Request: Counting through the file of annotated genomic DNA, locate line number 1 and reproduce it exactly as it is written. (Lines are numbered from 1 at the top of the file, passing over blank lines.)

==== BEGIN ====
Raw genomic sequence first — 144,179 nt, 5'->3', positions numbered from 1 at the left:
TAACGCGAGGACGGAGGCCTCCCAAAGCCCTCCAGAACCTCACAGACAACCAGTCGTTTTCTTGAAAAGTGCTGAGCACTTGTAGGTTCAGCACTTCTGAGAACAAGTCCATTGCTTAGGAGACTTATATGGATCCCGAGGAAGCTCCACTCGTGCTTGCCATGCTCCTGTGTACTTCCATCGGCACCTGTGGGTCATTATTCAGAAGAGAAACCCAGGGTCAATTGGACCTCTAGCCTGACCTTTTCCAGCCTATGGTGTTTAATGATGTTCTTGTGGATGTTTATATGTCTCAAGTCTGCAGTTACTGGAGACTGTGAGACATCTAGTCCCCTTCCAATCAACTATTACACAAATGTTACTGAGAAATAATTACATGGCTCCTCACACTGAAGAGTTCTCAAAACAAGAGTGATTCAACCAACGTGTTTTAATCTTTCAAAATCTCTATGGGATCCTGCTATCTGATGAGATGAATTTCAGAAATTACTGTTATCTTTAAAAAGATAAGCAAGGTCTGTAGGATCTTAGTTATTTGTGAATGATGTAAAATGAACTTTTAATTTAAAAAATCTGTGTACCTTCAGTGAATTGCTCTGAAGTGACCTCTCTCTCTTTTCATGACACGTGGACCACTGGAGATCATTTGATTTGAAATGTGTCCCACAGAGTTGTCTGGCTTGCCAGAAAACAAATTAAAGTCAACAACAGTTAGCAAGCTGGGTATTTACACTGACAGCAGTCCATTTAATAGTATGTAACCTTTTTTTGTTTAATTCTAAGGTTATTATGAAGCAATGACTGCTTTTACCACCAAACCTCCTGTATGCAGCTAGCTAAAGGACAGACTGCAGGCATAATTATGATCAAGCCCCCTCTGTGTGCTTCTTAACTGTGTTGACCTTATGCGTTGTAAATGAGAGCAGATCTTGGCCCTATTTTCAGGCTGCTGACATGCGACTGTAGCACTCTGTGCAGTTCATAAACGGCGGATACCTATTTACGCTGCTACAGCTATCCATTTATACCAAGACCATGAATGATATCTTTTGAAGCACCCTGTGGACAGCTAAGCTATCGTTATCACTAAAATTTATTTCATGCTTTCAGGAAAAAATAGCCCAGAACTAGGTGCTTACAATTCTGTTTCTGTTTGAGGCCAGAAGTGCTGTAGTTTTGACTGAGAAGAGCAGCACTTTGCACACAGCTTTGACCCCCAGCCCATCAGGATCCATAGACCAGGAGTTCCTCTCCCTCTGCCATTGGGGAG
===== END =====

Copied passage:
Raw genomic sequence first — 144,179 nt, 5'->3', positions numbered from 1 at the left: